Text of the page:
Having more access to affordable power would mean that farmers could perhaps partner with each other to establish primary processing cottage industries for their produce. They could also form partnerships for the storage of produce.
Having all these will mean value addition to the farmers’ produce, reduce post-harvest losses, jobs will be created through the establishment of cottage industries and the local economy will be generally boosted.
Another great problem that would be solved by reducing post-harvest losses in agriculture is the problem of Green House Gas (GHG) emissions. The FAO reports that food loss and waste generate about 4.4 gigatonnes of GHG emissions (4.4 Gt CO2 eq) annually.
Assuming the scale of food loss and waste were its own country, the FAO states that it would be the world’s third-largest emitter of GHG after China and the United States.
Solar radiation is abundant in most African countries, especially in the sub-Saharan region. The irradiation level in Africa stands between 1800 to over 2400. In Europe, the irradiation level stands at between 800 in most of Northern Europe and 2100 in the Mediterranean region.
However, a report stated that the total solar energy generated in Africa as of 2020 was 8.4 terawatt hours compared to Europe at 2, 664 terawatt hours.
In a bid to increase the use of solar energy in developing the agricultural value chain, local researchers have worked on several ideas for gain preservation, storage, and primary processing using solar dryers. These solar dryers for various types of products are easy to construct and are relatively affordable for an average farmer or farming community.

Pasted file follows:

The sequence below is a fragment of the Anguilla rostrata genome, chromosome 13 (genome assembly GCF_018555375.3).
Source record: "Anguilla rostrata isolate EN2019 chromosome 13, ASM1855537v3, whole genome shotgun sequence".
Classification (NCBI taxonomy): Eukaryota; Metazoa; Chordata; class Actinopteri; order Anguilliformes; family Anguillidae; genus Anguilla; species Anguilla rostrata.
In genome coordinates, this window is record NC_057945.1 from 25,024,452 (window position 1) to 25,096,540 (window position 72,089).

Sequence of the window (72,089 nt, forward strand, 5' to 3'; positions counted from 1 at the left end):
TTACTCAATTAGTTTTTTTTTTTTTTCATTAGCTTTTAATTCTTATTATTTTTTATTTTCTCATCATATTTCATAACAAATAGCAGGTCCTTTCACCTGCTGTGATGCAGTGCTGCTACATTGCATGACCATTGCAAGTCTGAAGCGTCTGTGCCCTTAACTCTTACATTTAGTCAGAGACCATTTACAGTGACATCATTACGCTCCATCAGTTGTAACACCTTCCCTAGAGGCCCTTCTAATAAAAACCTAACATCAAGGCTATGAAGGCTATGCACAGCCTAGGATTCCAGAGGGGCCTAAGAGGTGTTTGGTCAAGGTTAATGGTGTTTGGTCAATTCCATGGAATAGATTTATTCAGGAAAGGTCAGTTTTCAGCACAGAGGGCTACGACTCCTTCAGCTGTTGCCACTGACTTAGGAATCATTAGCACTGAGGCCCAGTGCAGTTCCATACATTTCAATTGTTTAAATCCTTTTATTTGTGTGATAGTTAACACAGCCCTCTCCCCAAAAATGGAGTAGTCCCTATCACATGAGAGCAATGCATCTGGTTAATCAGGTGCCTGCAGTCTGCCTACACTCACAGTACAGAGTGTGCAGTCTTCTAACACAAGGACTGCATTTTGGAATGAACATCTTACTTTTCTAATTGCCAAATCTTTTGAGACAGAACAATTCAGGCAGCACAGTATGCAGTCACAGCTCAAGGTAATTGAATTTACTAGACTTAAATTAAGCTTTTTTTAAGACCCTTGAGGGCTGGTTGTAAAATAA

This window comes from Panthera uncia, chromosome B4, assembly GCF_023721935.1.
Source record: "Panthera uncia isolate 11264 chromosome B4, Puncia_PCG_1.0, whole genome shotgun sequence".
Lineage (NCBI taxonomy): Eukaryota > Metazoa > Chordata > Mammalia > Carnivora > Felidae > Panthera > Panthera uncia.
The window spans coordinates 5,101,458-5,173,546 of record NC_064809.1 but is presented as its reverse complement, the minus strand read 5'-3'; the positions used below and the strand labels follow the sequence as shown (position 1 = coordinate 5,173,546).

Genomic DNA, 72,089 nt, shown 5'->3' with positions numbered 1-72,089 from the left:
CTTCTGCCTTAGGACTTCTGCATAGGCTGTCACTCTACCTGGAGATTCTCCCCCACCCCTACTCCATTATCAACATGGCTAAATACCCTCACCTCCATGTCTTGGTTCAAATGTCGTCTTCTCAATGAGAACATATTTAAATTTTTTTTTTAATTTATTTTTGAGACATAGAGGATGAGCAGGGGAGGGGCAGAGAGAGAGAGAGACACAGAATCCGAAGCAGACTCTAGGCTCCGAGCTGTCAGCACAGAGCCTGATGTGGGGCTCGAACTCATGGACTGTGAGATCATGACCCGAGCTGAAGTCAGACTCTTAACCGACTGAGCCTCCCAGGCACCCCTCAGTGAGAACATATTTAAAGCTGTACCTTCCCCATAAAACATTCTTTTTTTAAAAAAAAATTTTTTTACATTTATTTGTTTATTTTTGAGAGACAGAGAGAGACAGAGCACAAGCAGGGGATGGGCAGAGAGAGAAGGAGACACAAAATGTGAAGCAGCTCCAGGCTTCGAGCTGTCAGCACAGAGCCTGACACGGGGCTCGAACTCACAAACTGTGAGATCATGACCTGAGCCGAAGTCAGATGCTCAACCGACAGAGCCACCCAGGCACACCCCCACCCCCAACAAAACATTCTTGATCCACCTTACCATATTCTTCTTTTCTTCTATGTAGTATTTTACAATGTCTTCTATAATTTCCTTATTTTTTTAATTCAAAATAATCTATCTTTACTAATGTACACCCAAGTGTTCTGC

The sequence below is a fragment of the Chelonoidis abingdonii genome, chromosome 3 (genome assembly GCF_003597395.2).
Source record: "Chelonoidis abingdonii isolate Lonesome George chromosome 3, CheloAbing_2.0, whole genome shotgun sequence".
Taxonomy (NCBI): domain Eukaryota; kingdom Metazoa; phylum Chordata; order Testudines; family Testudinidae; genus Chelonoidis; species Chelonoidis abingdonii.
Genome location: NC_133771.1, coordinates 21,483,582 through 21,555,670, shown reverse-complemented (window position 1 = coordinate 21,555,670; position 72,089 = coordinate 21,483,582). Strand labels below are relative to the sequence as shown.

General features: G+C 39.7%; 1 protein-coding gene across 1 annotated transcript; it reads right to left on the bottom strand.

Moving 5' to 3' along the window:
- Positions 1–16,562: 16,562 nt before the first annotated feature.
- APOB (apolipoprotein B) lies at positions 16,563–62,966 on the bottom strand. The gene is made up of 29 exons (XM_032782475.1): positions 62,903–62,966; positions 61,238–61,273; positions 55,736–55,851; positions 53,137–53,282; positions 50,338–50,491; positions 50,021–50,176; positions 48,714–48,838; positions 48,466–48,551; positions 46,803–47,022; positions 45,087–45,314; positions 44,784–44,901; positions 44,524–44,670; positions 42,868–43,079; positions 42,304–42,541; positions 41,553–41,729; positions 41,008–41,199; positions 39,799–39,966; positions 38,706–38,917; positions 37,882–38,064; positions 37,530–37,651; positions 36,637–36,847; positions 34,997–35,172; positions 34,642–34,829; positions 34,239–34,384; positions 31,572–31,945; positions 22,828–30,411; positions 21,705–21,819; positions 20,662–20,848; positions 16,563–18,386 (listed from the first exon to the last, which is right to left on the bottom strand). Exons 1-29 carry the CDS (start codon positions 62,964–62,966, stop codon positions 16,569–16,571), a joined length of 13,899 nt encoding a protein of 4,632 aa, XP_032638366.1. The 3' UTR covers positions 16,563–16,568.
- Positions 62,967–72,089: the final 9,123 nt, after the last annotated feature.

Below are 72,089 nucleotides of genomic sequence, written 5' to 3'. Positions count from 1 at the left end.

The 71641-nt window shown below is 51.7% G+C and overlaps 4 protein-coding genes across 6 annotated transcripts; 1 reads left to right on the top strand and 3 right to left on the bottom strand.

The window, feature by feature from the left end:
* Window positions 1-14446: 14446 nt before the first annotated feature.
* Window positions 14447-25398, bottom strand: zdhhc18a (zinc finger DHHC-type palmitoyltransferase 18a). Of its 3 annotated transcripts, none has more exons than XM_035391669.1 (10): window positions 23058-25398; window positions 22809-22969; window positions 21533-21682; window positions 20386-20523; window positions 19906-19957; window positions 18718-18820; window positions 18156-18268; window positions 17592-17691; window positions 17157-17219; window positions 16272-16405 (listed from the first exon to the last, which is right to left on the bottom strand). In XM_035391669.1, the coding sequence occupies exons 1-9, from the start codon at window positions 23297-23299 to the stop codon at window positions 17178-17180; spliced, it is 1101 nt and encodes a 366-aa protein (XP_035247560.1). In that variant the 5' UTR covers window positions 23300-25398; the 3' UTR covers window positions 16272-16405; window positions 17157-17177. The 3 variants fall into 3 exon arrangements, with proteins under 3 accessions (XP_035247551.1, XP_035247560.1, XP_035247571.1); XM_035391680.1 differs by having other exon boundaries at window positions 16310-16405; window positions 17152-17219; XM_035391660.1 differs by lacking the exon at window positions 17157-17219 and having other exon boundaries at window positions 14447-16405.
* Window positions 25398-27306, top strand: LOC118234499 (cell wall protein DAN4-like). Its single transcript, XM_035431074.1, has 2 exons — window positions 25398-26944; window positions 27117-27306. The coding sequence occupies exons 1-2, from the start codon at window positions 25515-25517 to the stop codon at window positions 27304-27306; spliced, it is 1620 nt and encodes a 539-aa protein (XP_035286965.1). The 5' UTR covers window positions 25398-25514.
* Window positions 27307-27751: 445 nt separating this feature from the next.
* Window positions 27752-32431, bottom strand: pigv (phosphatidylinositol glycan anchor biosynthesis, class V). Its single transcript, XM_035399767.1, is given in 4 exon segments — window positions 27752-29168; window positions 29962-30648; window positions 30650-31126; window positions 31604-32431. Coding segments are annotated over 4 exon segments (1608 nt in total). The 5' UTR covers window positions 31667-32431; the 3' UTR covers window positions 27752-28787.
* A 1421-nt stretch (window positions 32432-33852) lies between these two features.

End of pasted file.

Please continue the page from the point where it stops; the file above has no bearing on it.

Solar dryers essentially enhance the drying process by focusing the rays of the sun on the product rather than the traditional method of spreading cassava, plantain, yam, grains, or other produce on roads or some plastic spread on the ground. Drying with a solar dryer also ensures that bits of sand and gravel do not get mingled with the food.
These local researchers think that where rural farmers can own these dryers, processing machines, and solar storage facilities, they would stand a chance of selling their products not just in the local markets but be in a position to export their products as well.
Experts recommend that using solar, batch, or thermal dryers; grains should be dried to a safe moisture content so that the shelf-life can be prolonged.
Local researchers have also developed special bags for storing the grains after drying to prevent pests and insects from attacking the grains.
How Nigeria Harnesses Solar Energy to Reduce Post-Harvest Losses
The Nigerian National Stored Products Research Institute (NSPRI) has developed creative ways of employing solar energy to reduce post-harvest losses, increase food security and offer better economic opportunities for local farmers.
They have several research projects that they are working on to attain optimal use of the high irradiation level in the country. These technologies, which are powered with solar energy include the Parabolic Solar Dryer, Solar Tent Dryer, the Mobile Tent Dryer, and the Hybrid dryer. These are used to dry agricultural commodities. They can be used for drying high volume low-value crops such as paddy rice, low-fat fish, tubers, and even nuts. They also developed solar tray dryers for fruits and vegetables.